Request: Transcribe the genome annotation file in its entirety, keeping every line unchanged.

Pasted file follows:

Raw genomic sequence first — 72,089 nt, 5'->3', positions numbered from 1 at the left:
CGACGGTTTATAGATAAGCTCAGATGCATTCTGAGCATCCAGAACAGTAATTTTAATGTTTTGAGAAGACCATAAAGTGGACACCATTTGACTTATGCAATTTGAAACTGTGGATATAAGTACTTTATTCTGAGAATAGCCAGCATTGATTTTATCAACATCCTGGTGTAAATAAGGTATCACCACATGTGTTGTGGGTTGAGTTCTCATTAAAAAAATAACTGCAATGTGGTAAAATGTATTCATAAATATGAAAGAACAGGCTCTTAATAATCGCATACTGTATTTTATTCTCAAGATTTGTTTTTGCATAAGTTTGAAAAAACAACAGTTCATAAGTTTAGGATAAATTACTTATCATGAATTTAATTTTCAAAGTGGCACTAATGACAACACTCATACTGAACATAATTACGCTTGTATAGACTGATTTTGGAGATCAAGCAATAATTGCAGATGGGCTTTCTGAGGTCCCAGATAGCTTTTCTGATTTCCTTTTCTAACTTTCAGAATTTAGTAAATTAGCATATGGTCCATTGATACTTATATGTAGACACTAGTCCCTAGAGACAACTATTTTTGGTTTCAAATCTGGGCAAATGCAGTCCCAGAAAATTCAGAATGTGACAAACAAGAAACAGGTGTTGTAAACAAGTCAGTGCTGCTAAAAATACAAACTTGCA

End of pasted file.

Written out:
Raw genomic sequence first — 72,089 nt, 5'->3', positions numbered from 1 at the left:
CGACGGTTTATAGATAAGCTCAGATGCATTCTGAGCATCCAGAACAGTAATTTTAATGTTTTGAGAAGACCATAAAGTGGACACCATTTGACTTATGCAATTTGAAACTGTGGATATAAGTACTTTATTCTGAGAATAGCCAGCATTGATTTTATCAACATCCTGGTGTAAATAAGGTATCACCACATGTGTTGTGGGTTGAGTTCTCATTAAAAAAATAACTGCAATGTGGTAAAATGTATTCATAAATATGAAAGAACAGGCTCTTAATAATCGCATACTGTATTTTATTCTCAAGATTTGTTTTTGCATAAGTTTGAAAAAACAACAGTTCATAAGTTTAGGATAAATTACTTATCATGAATTTAATTTTCAAAGTGGCACTAATGACAACACTCATACTGAACATAATTACGCTTGTATAGACTGATTTTGGAGATCAAGCAATAATTGCAGATGGGCTTTCTGAGGTCCCAGATAGCTTTTCTGATTTCCTTTTCTAACTTTCAGAATTTAGTAAATTAGCATATGGTCCATTGATACTTATATGTAGACACTAGTCCCTAGAGACAACTATTTTTGGTTTCAAATCTGGGCAAATGCAGTCCCAGAAAATTCAGAATGTGACAAACAAGAAACAGGTGTTGTAAACAAGTCAGTGCTGCTAAAAATACAAACTTGCA